“Don’t let the conditions right now fool you,” said NOPD Superintendent Ronal Serpas in a news conference late Tuesday morning. “Change is definitely coming. Rain, and ice and standing ice are on the way.”
The temperature in the city of New Orleans will fall below 32 degrees around 2 p.m. Tuesday, Mayor Mitch Landrieu said, and the precipitation will follow soon after, including freezing rain, sleet, ice and possibly even snow — just as it already has on the Northshore.
“Winter storms of this nature are very, very unpredictable,” Landrieu said. “It is a very fluid situation that we are going to have to continue to monitor.”
The most immediate danger to residents is icy roads, and officials are urging people to stay at home if at all possible, Landrieu said. If the ice stays on the power lines and tree limbs, power outages are possible, and could last up to five days, officials have said.
Temperatures are expected to warm back up above freezing Wednesday afternoon, but only for a brief moment, Landrieu said. Afterward, they will drop below freezing again, keeping ice on the roads until Thursday, Landrieu said.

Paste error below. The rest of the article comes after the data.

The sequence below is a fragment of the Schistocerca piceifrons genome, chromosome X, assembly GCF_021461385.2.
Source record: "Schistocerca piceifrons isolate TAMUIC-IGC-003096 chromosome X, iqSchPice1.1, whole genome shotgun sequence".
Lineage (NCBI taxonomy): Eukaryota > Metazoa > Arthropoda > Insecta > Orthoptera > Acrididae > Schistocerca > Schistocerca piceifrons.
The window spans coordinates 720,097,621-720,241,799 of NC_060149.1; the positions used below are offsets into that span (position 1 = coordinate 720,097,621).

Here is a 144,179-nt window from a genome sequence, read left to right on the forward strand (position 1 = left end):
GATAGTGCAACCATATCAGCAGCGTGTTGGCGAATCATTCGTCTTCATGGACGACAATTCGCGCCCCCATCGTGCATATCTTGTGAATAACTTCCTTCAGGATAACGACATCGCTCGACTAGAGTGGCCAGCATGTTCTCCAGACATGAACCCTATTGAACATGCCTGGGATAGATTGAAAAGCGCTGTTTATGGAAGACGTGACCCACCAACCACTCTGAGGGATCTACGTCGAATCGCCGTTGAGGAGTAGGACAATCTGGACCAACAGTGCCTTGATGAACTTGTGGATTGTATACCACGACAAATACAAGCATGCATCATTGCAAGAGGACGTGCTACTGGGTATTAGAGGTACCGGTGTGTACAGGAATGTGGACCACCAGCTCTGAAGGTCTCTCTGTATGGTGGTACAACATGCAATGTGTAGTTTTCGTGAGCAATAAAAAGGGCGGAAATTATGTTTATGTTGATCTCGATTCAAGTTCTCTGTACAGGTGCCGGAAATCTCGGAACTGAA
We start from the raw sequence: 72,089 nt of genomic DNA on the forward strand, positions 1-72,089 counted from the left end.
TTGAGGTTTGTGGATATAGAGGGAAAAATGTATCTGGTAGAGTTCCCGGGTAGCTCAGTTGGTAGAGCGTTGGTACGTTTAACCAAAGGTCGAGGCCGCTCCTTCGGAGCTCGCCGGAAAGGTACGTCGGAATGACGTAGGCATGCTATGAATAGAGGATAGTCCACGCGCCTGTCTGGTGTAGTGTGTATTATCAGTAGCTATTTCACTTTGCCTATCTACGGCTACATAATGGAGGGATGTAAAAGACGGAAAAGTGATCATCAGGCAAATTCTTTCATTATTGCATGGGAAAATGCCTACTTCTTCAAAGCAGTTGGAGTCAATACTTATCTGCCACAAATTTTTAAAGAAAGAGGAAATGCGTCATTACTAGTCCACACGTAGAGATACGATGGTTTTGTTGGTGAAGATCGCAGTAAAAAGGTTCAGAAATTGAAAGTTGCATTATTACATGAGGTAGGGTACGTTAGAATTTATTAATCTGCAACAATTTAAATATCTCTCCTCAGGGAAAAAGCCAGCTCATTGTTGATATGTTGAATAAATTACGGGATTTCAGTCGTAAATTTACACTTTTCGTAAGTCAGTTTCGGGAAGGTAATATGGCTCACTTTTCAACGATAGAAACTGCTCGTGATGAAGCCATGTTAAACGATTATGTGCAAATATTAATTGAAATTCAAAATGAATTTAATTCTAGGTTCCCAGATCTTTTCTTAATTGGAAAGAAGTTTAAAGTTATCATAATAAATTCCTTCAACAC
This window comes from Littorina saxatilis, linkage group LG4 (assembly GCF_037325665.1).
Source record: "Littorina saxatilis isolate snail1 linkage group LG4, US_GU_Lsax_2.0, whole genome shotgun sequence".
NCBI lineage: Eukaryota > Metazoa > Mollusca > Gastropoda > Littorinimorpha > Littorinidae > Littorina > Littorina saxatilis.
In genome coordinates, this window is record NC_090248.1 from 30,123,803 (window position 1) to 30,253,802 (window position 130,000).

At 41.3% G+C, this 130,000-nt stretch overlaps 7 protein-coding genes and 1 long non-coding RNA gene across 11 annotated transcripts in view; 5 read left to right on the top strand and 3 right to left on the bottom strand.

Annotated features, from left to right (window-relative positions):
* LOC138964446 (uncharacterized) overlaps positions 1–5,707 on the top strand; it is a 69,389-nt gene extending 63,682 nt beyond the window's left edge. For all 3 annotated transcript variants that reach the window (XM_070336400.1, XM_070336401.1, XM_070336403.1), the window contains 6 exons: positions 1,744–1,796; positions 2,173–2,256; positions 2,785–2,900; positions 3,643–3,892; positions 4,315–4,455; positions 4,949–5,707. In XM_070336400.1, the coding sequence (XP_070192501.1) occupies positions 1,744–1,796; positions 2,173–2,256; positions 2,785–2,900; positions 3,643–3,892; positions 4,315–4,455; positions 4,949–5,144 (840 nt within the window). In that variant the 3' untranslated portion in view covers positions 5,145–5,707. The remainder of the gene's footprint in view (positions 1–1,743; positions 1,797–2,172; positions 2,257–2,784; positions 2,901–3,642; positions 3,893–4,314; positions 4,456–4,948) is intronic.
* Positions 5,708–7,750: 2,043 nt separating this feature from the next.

“We will have rain. We will have cold, and we will have ice,” Landrieu said.
About 1,000 workers have been staged across the New Orleans area to respond to outages, said Entergy CEO Charles Rice. By noon Tuesday, no power outages had been reported.
Serpas noted that officers are already on patrol, and will activate their blue lights in neighborhoods where power fails.
“The roads are virtually empty, so thank you for your cooperation,” Serpas said.
If conditions deteriorate, roads and bridges may close completely, Landrieu said. All flights leaving New Orleans have been canceled, Landrieu said.
Fire chief Tim McConnell repeated warnings against using space heaters — the department has already responded to a fire Tuesday morning caused by one, he said. Likewise, never use a stove to heat a house or operate generators inside a building, because of the risk of fatal carbon monoxide poisoning, McConnell said.
City Councilwoman Susan Guidry said anyone who sees an animal out in the weather is urged to call the SPCA at 368-5191